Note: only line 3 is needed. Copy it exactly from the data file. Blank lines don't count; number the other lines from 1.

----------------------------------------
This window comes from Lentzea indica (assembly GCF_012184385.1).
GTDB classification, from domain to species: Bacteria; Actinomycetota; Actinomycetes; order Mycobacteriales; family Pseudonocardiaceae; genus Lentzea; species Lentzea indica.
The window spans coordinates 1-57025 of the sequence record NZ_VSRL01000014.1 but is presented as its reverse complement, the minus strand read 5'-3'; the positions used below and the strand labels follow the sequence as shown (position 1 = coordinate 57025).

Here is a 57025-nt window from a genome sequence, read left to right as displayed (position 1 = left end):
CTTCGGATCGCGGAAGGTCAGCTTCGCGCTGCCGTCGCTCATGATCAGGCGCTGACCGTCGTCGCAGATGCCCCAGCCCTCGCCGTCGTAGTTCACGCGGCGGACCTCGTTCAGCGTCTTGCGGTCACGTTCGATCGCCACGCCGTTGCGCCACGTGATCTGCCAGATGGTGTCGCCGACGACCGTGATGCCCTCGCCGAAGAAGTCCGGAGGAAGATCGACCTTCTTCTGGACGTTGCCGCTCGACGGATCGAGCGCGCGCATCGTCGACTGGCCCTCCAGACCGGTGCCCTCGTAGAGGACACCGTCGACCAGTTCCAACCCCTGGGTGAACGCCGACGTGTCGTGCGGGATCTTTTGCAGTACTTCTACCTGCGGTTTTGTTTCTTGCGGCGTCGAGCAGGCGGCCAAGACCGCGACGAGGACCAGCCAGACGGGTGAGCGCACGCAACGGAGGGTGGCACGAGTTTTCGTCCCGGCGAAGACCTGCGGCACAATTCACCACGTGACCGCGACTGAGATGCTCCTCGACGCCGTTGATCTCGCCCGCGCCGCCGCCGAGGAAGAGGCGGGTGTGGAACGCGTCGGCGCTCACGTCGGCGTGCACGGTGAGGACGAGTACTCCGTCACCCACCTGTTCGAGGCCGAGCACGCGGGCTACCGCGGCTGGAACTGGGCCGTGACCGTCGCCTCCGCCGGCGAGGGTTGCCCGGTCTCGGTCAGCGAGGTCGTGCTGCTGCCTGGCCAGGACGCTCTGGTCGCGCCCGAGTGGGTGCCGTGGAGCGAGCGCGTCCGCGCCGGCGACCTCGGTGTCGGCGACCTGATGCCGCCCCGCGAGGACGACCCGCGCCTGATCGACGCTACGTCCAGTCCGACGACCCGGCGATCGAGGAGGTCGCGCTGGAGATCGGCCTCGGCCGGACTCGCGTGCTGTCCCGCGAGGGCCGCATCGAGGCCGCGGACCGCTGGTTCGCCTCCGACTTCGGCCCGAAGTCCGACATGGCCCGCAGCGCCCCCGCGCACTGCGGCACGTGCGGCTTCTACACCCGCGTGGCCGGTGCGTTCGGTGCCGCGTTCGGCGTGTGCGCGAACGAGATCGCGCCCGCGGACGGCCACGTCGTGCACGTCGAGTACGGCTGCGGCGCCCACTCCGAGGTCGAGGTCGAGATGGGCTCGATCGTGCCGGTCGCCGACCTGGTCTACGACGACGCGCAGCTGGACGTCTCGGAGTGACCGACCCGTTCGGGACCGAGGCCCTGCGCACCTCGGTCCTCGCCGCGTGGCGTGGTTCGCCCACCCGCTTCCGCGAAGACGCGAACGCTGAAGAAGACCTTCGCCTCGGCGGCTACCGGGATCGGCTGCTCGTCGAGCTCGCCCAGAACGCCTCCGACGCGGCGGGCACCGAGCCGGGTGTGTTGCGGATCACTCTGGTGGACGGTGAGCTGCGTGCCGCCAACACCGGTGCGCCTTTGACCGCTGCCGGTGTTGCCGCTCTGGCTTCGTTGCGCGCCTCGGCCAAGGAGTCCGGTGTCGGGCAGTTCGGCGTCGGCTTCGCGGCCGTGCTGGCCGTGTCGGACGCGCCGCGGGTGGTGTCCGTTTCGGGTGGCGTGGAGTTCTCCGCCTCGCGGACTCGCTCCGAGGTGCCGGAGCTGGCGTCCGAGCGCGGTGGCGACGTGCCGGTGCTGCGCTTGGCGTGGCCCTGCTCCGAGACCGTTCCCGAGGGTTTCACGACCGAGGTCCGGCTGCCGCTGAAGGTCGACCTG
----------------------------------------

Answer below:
The window spans coordinates 1-57025 of the sequence record NZ_VSRL01000014.1 but is presented as its reverse complement, the minus strand read 5'-3'; the positions used below and the strand labels follow the sequence as shown (position 1 = coordinate 57025).